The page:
The culture: Many plays in many theatres over many weeks

The cheap seats: mostly cheap, sometimes splurges because theatre is cheaper than therapy

Oh ok so I’ve been bad at writing about what I’ve been to see recently. There are many reasons why but mostly because I’m trying  – sometimes a bit successfully – to write  my dissertation. A few little sentences about each one will have to do…

The Forbidden Zone, Barbican Theatre
I saw this when I was on a Katie Mitchell binge. Being a total fangirl I saw Lucia di Lammermoor at the Royal Opera House not once but twice, then the mind-bogglingly excellent Ophelias Zimmer at the Royal Court in the same month. The Forbidden Zone was created by Mitchell for 14-18 NOW in partnership with the Schaubühne, Berlin, one of my favourite theatres to tell the forgotten stories of the wars’ women and the secret heartaches they kept in their lockets. It was a feat of artistry, making cinema-quality film live onstage, but all those cameras and screens made the stage feel cluttered and mediated between the audience and the action. Mitchell’s work works best when it’s full frontal and meets your glare with a knowing grin before punching you in the guts. Metaphorically, of course.

The Flick, National Theatre
Set in an old cinema between screenings, The Flick is slow-paced and full. of. pauses.It’s a play where nothing much happens – to the point where a man exploding a bag of popcorn becomes genuinely shocking – but it’s somehow heartbreakingly beautiful and I sobbed and fell in love with it so much that I went back to see it again before it closed. My experiences of Annie Baker’s play about millenial malaise, the futility of love and life and the unavoidable necessity of human connection, however awkward, is something I want to write about at some point. But the play made me realise a lot about myself and it’s stuff I’m still working out so I’m not ready to do much else except sum it up with the following emojis: 😍  💔.

A shit-tonne of Shakespeare
I’m doing an MA on Shakespeare. I live and breathe Shakespeare. Sometimes I think I’m getting a bit sick of Shakespeare. Recently I’ve seen so much Shakespeare I had to have a night in binge-watching Game of Thrones to balance things out, only for the finale to have a huge, brilliant Titus Andronicus reference. I can’t escape the man. It’s like he’s haunting me. I saw a horrid King John at the Rose Theatre, Kingston in which the actor playing John had learnt everyone’s lines and kept mouthing them – impressive but distracting. The only things I liked about this seriously dated production were Howard Charles as the Bastard and sitting on the floor on cushions like a child. In the past month I’ve seen the Globe’s Macbeth (directed by Iqbal Khan, one of my faves) but it was disappointing, and then had a week that, had it been a Friends episode, would have been called “The One with all the Shakespeare”. First came Kenneth Branagh’s Romeo and Juliet at the Garrick – another disappointment because although Derek Jacobi was hilarious it was weird casting and Lily James and Richard Madden (however gorgeous they are) totally lacked the passion necessary for a believable star-cross’d pair. Next was a gender-bending Henry V starring one of our greatest Shakespeareans Michelle Terry. You can read what I thought about that here. Then a dazzling Richard III at the Almeida starring Ralph Fiennes as a sexy yet utterly detestable Richard. He’s up there with my favourite Richards and the production was very clever indeed. My bard week concluded with The Shadow King at the Barbican, a visiting Aboriginal take on King Lear that I hated – I  just can’t imagine what audience it was made for. It felt like such a limited portrayal of Aboriginal culture and if I didn’t quite wince when the actors mentioned didgeridoos and boomerangs I certainly did when a kangaroo was name-checked. It was like Aboriginal bingo. No, thanks.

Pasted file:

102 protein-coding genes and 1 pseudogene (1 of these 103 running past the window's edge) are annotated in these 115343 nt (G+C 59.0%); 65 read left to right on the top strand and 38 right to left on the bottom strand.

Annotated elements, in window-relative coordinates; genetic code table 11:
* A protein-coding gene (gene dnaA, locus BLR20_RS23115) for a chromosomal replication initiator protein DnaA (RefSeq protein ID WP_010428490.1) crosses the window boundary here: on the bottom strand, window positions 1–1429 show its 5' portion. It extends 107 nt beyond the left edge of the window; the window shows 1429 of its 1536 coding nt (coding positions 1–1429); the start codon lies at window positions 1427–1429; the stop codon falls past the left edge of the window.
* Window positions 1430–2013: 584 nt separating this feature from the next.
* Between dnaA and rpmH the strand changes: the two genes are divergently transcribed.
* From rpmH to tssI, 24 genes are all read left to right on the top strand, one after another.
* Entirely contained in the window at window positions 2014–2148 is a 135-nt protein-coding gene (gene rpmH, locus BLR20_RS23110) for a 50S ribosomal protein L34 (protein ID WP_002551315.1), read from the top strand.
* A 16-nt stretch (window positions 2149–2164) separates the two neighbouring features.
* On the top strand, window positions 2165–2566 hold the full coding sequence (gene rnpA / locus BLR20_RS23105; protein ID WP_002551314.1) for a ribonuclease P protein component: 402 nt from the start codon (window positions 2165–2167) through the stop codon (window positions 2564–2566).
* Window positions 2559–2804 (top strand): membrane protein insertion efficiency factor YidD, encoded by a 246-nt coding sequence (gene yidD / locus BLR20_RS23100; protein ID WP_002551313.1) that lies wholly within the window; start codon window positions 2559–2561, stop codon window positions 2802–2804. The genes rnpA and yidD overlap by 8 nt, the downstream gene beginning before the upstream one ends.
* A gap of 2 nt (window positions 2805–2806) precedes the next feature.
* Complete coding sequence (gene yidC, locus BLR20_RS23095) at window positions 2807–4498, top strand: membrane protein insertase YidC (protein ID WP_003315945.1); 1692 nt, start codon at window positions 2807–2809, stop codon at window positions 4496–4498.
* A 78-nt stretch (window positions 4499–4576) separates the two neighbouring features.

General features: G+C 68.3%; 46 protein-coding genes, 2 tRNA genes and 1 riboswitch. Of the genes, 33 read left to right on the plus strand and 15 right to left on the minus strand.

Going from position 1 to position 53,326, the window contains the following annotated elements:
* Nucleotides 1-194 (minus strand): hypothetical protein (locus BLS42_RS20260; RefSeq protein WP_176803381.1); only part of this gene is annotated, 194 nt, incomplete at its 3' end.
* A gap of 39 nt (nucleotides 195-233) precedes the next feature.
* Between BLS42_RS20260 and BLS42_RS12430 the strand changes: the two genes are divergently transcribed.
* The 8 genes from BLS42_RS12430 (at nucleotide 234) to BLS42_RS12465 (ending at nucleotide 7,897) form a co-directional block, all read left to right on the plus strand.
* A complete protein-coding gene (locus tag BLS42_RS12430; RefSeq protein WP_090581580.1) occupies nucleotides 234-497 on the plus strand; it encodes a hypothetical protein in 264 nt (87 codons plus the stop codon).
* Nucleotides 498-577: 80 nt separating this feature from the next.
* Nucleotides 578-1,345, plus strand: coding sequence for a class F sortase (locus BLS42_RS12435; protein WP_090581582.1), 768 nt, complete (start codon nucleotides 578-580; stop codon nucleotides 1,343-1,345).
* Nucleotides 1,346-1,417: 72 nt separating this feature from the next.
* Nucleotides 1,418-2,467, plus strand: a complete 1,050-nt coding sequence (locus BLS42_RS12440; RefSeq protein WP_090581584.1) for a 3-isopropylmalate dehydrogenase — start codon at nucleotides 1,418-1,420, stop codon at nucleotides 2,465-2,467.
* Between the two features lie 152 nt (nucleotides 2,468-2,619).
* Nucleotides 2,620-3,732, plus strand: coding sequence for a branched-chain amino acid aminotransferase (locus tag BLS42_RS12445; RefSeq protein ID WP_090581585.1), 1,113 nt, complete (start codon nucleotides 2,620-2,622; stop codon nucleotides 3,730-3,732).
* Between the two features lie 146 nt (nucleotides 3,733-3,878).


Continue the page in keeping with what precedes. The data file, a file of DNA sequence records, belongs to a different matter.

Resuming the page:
Two Faustuses, not alike in dignity
Confession: I got quite drunk in the interval of Jamie Lloyd’s West End version of Doctor Faustus starring [get your] Kit [off] Harington. It was that bad. Marlowe’s play is great but it’s a tricky one and, yes, it does get a bit dull in the middle. But, as that production proved, the solution is not to totally rewrite it, casting Faustus as a kind of David Blaine figure hooked on fame. I loved Jenna Russell’s Mephistopheles but really did not love the gratuitous rape. Come on, guys, there are better ways to sex up early modern drama than that. Meanwhile, at the RSC, Maria Aberg’s production was pretty standard Stratford fare but won me over with its aesthetic and the opening moments in which the two leads Sandy Grierson and Oliver Ryan lit matches standing face to face on the stage. Whoever’s burnt for the longest time was Mephistopheles. It was a moment of truly powerful theatre.

The rest
I’ve also seen three shows at the National (a disappointing Threepenny Opera, a well-told and feminist-bent Deep Blue Sea and Sunset at the Villa Thalia, which was not as bad as the critics said). The deeply original Unreachable at the Royal Court made me remember that theatre can be not just funny but side-achingly hilarious, and I also watched some academic theatre including a traditional Japanese take on Ophelia from Hamlet and a translation of a Polish play that used Hamlet as a lens through which to explore religion and nationality after WW2.

And there you have it! It’s been quite a month. Here’s to me jotting more thoughts down more frequently in future…

Katie Mitchell broke my heart (again)

The culture: ‘Ophelias Zimmer’ by Katie Mitchell, Chloe Lamford, and Alice Birch, Royal Court Theatre

The cheap seats: £16 central Balcony seat

My lord, as I was sewing in my closet,
Lord Hamlet, with his doublet all unbraced;
No hat upon his head; his stockings fouled,
Ungartered, and down-gyvèd to his ankle;